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Report: Government spends billions more hiring contractors over public workers


As Washington's use of private contractors grows, the government is paying those contractors billions more than it would pay their government workers to do the same job, according to a new study released Tuesday..

In an attempt to verify frequently made claims that the government can save money by outsourcing its work, the nonprofit Project On Government Oversight (POGO) compared the total annual compensation for federal (and private sector) employees with federal contractor billing rates.

The group found that in 33 of the 35 occupational categories it reviewed, federal government employees were less expensive than contractors. On average, the federal government pays contractors 1.83 times more than it pays federal employees and two times more than what comparable workers in the private sector are paid.

For instance, the government on average pays contractors $299,374 for accounting services, while it pays federal employees $124,851 for accounting services. By comparison, workers in the private sector (not under contract by the government) make on average $83,132. The government on average pays contractors $198,411 for information technology management, while they pay federal workers $124,663.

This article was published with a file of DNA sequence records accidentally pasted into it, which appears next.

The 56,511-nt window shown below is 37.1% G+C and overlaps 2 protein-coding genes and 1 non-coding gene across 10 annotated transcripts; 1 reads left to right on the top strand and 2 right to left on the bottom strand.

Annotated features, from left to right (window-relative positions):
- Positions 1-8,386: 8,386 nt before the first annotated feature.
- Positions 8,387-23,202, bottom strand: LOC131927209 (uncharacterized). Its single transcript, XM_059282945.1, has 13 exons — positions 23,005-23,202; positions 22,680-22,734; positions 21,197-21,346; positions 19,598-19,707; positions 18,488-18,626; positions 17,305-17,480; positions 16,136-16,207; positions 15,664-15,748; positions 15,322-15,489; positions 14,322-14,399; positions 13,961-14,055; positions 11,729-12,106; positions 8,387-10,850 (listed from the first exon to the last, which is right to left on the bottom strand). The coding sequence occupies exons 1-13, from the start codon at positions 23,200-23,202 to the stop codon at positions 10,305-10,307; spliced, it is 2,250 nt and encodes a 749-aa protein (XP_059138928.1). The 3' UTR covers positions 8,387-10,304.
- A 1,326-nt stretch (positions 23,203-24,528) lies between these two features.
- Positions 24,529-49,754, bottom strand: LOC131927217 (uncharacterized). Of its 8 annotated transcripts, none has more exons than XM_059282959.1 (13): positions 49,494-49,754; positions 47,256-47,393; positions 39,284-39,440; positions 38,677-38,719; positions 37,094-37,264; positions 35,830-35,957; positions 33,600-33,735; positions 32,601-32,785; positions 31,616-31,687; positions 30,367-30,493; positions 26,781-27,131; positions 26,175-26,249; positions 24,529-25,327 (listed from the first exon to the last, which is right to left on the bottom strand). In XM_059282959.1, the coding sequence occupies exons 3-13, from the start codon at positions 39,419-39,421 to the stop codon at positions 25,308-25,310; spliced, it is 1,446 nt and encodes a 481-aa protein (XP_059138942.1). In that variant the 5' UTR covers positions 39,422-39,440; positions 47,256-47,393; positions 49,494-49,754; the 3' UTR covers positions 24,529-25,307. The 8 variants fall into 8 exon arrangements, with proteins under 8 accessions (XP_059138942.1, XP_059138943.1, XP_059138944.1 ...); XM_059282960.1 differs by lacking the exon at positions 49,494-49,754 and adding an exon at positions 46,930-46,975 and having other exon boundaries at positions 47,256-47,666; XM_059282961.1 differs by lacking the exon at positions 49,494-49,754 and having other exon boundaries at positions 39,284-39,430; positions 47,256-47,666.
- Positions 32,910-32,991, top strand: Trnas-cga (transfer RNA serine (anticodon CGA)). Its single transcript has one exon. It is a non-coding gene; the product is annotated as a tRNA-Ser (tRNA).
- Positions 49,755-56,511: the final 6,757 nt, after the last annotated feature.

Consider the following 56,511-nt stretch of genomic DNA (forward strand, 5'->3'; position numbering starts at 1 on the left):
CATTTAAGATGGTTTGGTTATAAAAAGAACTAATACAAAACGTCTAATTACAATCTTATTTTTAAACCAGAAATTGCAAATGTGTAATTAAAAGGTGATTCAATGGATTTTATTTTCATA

That discrepancy is significant, given the federal government spends over $320 billion on service contracts each year, and about one-quarter of all discretionary spending goes to service contractors. According to POGO's report, the contractor workforce rose from an estimated 4.4 million in 1999 to 7.6 million in 2005 -- while the size of the federal employee workforce has remained relatively steady at about 2 million.

The POGO report stands as a rebuttal to reports such as the one released last year by the Heritage Foundation, a conservative think tank, which concluded that the average federal employee receives as much as 22 percent more in wages than an equally skilled private sector worker.

POGO's report contends that "the focus on comparing federal and private sector salaries needs to shift because they have nothing to do with what the government actually pays for services. Instead, the focus properly belongs on analyzing the full costs of paying contractors to perform federal services."

The American Federation of State County and Municipal Employees seized on the report to argue that the government should stop privatizing services.

"In the wake of the worst recession in our lifetime, federal, state and local governments should not be doling out billions of dollars to private contractors to perform services that can be done more efficiently and at lower cost by public workers," AFSCME President Gerald McEntee said in a statement.

In 2009, President Obama directed government agencies to review contracts to identify wasteful or inefficient efforts. However, Mr. Obama also signed a two-year federal pay freeze last year, making it more likely the government could turn to contractors. The 2012 Defense budget passed by the GOP-led House this year includes a "sense of Congress" provision that states that the Defense Department should only use in-house workers when the work involves inherently governmental functions.

POGO concludes that the government improve its data collection and reporting systems so it can better evaluate its private contracts. "The federal government has failed to determine how much money it saves or wastes by outsourcing, insourcing, or retaining services, and has no system for doing so," the report says.

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